I understand why we did it, but I also think it was a defensive mechanism to go back and say OK, I'm not going to play that one, so I'm going to play Neil Young again or play Gordon Lightfoot again.

When you've got a Joni Mitchell to play, you could play the entire catalogue, and few recordings would rise to that level of artistry.

When we first started talking to each other, it was at the El Mocambo. And I'm thinking, here's this radio guy hanging out and why isn’t he playing this music. I assumed the format had changed and wasn’t as open as previously. But you were an Ernie Smith fan?

Yeah, reggae Yeah. You are bringing back memories now.

I was there a few times with reggae great, Everton ‘Pablo’ Paul. I ran into you, and we started talking, and you were a big fan of this Ernie Smith guy. I’m thinking, but this guy works at CHUM. He’s never going to play reggae. I saw you another time when you came back for Ernie Smith again. I thought, this guy really likes reggae, but he can't program it.

I had a great album collection at home, and after my first and only divorce, I lost all that stuff and I was really pissed.

 She took the album collection and sold at a lawn sale?

 I had some phenomenal albums and some of those records still hold up. But some of them don't. I don't know why I'm thinking this, but I remember going out and getting and loving the album when it came out. I think it was, Everybody Knows This is Nowhere by Neil Young and “Down by the River” was on that album. And this is before Harvest came out, which was his really big breakthrough. I bought it and listened to it. And now, some of those tracks don't quite hold up anymore but some of them really do. That was the difference between back then and today.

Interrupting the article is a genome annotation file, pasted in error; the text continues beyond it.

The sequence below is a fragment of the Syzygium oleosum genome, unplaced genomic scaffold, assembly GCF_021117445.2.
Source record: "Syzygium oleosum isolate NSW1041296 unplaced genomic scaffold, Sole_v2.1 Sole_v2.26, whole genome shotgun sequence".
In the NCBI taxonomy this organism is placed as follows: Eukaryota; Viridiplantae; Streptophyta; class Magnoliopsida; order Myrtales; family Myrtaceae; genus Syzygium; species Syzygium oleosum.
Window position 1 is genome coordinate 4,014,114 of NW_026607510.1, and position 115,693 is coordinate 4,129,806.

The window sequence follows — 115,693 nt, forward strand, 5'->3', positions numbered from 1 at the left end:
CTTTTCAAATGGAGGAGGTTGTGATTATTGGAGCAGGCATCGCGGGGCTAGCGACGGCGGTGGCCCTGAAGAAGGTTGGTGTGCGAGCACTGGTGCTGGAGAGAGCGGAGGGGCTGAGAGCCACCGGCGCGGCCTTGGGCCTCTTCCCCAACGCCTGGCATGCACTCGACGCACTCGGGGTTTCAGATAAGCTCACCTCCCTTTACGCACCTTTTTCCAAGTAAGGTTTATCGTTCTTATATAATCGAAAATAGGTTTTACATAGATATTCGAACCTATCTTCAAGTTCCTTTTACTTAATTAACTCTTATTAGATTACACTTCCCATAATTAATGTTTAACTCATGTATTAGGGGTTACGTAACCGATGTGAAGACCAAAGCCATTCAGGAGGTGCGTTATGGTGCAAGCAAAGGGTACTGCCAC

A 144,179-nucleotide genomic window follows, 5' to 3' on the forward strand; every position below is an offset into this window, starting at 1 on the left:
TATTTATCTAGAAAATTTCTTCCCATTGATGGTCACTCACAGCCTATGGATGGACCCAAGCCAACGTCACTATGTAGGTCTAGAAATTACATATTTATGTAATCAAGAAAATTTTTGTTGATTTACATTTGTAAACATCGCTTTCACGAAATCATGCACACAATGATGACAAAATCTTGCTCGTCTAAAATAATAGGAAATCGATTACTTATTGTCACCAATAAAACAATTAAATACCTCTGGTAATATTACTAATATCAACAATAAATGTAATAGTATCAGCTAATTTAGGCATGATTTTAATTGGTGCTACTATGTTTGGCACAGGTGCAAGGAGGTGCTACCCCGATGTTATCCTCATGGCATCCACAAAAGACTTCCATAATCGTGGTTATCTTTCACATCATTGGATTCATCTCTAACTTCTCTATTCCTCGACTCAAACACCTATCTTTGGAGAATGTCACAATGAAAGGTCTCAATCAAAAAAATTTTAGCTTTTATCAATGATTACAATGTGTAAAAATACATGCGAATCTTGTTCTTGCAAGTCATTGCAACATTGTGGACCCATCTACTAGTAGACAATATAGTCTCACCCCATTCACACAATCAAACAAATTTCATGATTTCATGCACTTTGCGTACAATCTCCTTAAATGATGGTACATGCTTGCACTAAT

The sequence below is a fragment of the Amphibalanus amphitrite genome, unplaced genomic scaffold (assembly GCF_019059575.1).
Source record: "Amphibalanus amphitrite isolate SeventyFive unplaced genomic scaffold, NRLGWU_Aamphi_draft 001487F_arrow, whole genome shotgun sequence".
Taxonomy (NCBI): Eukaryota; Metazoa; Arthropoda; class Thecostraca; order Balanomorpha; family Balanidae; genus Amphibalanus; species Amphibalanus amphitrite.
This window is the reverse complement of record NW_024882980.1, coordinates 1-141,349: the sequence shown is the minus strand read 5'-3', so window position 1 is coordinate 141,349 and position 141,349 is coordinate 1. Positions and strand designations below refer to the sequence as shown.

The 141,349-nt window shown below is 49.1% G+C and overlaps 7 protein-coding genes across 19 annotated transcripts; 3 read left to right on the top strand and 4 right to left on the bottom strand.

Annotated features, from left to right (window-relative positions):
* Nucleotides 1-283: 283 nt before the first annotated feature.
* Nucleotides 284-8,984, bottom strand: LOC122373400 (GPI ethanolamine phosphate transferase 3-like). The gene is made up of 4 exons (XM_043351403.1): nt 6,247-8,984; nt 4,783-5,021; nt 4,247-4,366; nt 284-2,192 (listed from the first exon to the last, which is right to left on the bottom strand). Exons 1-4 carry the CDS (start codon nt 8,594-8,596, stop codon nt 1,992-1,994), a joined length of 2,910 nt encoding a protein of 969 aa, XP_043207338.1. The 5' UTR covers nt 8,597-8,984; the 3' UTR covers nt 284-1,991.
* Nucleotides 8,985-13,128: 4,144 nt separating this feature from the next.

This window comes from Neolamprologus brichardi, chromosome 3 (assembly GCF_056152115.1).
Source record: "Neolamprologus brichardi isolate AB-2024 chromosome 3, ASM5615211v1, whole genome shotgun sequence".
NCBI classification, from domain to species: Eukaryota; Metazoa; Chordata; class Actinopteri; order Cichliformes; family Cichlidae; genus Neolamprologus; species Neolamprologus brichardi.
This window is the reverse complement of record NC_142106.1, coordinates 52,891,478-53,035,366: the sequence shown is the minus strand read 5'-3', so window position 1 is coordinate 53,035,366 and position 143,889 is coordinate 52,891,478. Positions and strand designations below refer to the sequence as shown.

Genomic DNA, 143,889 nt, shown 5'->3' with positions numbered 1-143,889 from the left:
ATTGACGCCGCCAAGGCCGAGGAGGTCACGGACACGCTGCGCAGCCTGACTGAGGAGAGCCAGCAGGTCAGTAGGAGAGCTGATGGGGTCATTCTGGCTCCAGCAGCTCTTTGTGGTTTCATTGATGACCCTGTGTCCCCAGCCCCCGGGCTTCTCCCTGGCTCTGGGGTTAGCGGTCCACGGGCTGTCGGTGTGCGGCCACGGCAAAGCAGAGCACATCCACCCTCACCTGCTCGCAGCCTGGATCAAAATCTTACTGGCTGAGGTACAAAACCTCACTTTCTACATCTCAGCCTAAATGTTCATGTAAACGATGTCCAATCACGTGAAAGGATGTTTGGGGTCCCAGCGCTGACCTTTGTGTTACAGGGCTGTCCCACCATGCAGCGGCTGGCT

El Mocambo?

That's where you and I first met, and you owned the downstairs.

We were often the house band.

You owned it; that was your place.

At CHUM FM we had an excellent business relationship with the El Mocambo for putting on live events and recording live shows and things like that. The owner was a good friend of mine named Mike Baird. We were always bringing acts in, and I don’t remember who the promoters were but putting them live on the radio and recording them. I was down there so many nights, and that's obviously where you and I would touch base.

I'm downstairs wondering what's going on upstairs.

We are listening to Southside Johnny and the Asbury Dukes or John Cougar in those days who put a hell of a show on before he became John Mellencamp. Some phenomenal acts. It was special.

I’m playing downstairs then sneak upstairs there is Buddy Guy. Wow!

I kind of remember one night the Tower of Power horn section were playing upstairs. I think the acts would go on around 11 pm or something like that. 

When they finish by 12:30 or 1 am, I'm sitting with Mike in his office, and I can't remember - I think his name was Emilio (Castillo) or one of the other guys in the band. We just sat there and talked for about two hours about life on the road. We leave the club at 3 o'clock in the morning and Emilio gets into his rented car to drive to some motel. This is so real and yet this guy just put on a phenomenal performance at this club. And those are the magic moments that we get to experience.

It was sad to see the Elmo fall-down over the last number of years of his life.

I never liked it after they made the changes. After it turned into this cavernous wasteland downstairs.

I didn't go there anymore.

Many musicians say it was a fact that when the Rolling Stones played there, the whole pay thing changed.